Hybrid Bio-Based Composites from Nano-Reinforced Bio-Petro Polymer Blends & Natural Fibers
Rigoberto Burgueño, September 2007
Natural fiber composites or biocomposites have recently gained much attention due to their low cost environmental friendliness and their potential to compete with glass-fiber composites. However the use of all-natural resins is limited due to performance concern and hence the blending bio-resins in petroleum resins has gained importance due to their improved toughness and environmental friendliness. Nevertheless addition of bio-resins generally compromises stiffness barrier and thermal properties. The enhancement of polymer stiffness and barrier properties with small concentrations of layered silicates is well established. With this context the paper presents the development and thermo-physical characterization of a hybrid composite material with increased environmental friendliness that can retain stiffness without sacrificing toughness barrier and thermal properties. Hybrid biocomposites were made from bio-based resins (blends of unsaturated polyester and epoxidized soya bean oil) reinforced with organo-nanoclays and natural fibers (unprocessed industrial hemp). Results show that an optimum material design that maximizes the synergy of the constituents is possible and provide an initial benchmark in identifying such balance.
Investigation of Sheet Molding Compound Fabricated from Soy-Based & Petroleum-Based Resins
Libby Berger, September 2007
Plaques fabricated from sheet molding compound (SMC) with soy-based resins in both glass fiber-reinforced and carbon fiber-reinforced versions are compared with the equivalent SMC with petroleum-based resins. Since soy-based resins are less sensitive to the price of petroleum than petroleum-based resins these materials represent potential cost savings to the automotive industry if the price of petroleum continues to increase as well as providing opportunities to decrease overall carbon dioxide emissions. Soy beans are also a renewable resource. Material thermal properties including dynamic mechanical analysis (DMA) and coefficient of linear thermal expansion (CLTE) are evaluated as are mechanical properties including tensile and compressive characterizations. The effect of humidity aging was evaluated by moisture absorption as well as residual tensile and compressive properties. For as-received properties the glass-reinforced version of the soy-based material is found to be similar in performance to the petroleum-based material. However the carbon-reinforced soy resin material has lower mechanical properties than the petroleum-based SMC probably due to a lack of fiber-matrix adhesion. In humidity aging the petroleum based materials absorbed less moisture than the soy-based although the relative property loss caused by humidity aging was similar for the petroleum-based and the soy-based materials.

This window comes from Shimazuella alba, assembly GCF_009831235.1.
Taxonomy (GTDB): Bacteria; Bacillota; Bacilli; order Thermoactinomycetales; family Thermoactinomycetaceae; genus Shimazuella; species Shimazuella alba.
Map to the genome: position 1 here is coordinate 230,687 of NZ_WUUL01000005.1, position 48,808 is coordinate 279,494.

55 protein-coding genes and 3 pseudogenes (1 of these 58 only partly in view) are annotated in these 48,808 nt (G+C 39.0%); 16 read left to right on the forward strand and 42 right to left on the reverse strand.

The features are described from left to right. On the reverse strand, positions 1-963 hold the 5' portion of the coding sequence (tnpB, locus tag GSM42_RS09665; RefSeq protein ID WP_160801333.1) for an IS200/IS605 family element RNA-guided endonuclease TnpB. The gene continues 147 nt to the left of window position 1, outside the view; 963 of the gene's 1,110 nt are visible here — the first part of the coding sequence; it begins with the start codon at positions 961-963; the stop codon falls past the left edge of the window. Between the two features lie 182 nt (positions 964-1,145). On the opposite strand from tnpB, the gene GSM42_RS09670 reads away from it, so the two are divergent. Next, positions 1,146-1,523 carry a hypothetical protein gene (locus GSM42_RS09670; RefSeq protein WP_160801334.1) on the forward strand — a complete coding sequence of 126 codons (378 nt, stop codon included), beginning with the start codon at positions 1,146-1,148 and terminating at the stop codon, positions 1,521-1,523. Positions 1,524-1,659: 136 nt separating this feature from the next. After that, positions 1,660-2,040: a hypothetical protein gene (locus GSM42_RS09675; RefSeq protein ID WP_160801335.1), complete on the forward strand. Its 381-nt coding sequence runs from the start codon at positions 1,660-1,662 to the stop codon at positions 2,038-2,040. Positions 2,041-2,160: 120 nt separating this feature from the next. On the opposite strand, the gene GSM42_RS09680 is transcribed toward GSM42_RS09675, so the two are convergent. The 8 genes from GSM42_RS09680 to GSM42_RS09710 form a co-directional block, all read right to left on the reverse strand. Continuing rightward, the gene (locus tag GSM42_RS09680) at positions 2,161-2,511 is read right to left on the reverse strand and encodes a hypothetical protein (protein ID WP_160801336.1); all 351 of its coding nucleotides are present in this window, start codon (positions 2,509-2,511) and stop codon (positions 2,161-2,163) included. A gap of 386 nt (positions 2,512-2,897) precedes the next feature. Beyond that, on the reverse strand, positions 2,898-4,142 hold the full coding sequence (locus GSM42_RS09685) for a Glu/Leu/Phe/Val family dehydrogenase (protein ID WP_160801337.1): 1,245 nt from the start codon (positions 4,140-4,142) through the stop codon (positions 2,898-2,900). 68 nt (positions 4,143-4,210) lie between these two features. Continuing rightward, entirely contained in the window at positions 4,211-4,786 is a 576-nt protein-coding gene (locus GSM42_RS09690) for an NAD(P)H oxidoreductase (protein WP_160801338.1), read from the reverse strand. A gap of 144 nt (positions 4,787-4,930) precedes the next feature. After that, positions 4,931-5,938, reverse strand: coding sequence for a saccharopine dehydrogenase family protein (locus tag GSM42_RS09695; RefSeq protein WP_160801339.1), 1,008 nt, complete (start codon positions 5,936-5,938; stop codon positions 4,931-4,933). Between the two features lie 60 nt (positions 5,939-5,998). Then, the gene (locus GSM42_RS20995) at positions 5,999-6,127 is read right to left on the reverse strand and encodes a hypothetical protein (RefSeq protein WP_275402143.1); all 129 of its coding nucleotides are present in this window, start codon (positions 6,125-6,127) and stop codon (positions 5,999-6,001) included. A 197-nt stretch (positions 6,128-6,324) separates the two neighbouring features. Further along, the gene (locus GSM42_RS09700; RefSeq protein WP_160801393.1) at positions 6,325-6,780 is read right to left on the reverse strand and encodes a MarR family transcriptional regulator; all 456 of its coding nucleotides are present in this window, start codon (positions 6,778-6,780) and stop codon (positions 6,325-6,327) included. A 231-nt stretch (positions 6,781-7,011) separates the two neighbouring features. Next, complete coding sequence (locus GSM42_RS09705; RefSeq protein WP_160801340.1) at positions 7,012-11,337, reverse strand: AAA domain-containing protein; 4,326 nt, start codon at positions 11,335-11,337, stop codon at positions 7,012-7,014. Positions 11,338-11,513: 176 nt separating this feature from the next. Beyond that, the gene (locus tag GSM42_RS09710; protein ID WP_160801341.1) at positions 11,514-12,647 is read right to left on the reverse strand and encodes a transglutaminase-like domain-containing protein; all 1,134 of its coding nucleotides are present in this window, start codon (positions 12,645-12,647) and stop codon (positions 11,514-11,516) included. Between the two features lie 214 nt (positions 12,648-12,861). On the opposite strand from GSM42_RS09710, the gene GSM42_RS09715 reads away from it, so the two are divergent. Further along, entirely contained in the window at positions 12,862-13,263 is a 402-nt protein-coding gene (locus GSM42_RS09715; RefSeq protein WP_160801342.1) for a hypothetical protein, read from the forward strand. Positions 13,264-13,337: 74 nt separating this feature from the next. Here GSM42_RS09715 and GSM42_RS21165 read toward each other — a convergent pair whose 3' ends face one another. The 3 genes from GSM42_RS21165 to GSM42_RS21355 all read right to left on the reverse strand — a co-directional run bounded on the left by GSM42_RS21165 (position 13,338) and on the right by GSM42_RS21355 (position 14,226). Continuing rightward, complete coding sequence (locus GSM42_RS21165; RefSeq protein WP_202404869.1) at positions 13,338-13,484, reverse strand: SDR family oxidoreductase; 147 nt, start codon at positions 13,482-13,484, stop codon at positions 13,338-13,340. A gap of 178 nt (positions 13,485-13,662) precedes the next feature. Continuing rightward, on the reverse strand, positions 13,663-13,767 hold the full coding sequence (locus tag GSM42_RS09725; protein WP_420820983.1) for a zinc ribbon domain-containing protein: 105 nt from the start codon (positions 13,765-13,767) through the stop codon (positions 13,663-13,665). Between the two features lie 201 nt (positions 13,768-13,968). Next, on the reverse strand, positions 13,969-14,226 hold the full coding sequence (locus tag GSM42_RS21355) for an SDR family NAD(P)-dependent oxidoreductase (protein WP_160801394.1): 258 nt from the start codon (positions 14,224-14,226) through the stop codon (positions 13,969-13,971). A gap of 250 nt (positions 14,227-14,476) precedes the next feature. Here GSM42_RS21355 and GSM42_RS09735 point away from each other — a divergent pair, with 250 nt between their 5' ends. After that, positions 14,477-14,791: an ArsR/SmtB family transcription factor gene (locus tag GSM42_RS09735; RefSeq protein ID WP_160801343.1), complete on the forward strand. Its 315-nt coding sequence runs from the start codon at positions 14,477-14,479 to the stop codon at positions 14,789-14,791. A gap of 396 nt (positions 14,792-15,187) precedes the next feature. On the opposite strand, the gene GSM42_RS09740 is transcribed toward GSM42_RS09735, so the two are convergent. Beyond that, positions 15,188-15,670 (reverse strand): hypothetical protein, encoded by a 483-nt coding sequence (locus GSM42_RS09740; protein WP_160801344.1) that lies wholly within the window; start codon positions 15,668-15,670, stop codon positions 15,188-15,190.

Nano-Fibrillated High-Modulus Ductile (HMD) Technology in Environmentally Sustainable Xenoy iQ* Resins
Vikram Gopal, September 2007
Recently General Electric Plastics launched a series of High Modulus Ductile (HMD) products as an expansion to the Xenoy product line. In these HMD products a highly fibrillated nano network is combined with state of the art mineral filler technology allowing for retention of impact and tensile properties whilst increasing the modulus of molded articles. We have been successfully able to incorporate this technology in the Xenoy* (PC/PBT and PC/PET) resin which has resulted in superior chemical resistance low CTE excellent tensile strength fatigue and low temperature ductility. We will present a case study where HMD technology was combined with our environmentally sustainable low carbon footprint Xenoy iQ* resin offering excellent part performance lighter weight and increased first pass yield during processing.
Recent Developments in UV Stable SMC Technology
Rob Seats, September 2007